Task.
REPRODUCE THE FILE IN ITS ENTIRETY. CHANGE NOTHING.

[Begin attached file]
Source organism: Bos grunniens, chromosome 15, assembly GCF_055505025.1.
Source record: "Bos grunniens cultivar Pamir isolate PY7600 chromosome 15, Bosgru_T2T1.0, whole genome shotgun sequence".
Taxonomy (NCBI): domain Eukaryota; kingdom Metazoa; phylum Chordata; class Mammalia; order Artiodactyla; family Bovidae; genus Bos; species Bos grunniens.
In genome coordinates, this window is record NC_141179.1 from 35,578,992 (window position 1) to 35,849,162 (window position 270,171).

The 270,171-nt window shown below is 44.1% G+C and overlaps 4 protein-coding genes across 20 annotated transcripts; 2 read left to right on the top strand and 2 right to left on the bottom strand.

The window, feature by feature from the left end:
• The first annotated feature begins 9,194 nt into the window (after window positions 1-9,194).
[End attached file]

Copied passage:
Source organism: Bos grunniens, chromosome 15, assembly GCF_055505025.1.
Source record: "Bos grunniens cultivar Pamir isolate PY7600 chromosome 15, Bosgru_T2T1.0, whole genome shotgun sequence".
Taxonomy (NCBI): domain Eukaryota; kingdom Metazoa; phylum Chordata; class Mammalia; order Artiodactyla; family Bovidae; genus Bos; species Bos grunniens.
In genome coordinates, this window is record NC_141179.1 from 35,578,992 (window position 1) to 35,849,162 (window position 270,171).

The 270,171-nt window shown below is 44.1% G+C and overlaps 4 protein-coding genes across 20 annotated transcripts; 2 read left to right on the top strand and 2 right to left on the bottom strand.

The window, feature by feature from the left end:
• The first annotated feature begins 9,194 nt into the window (after window positions 1-9,194).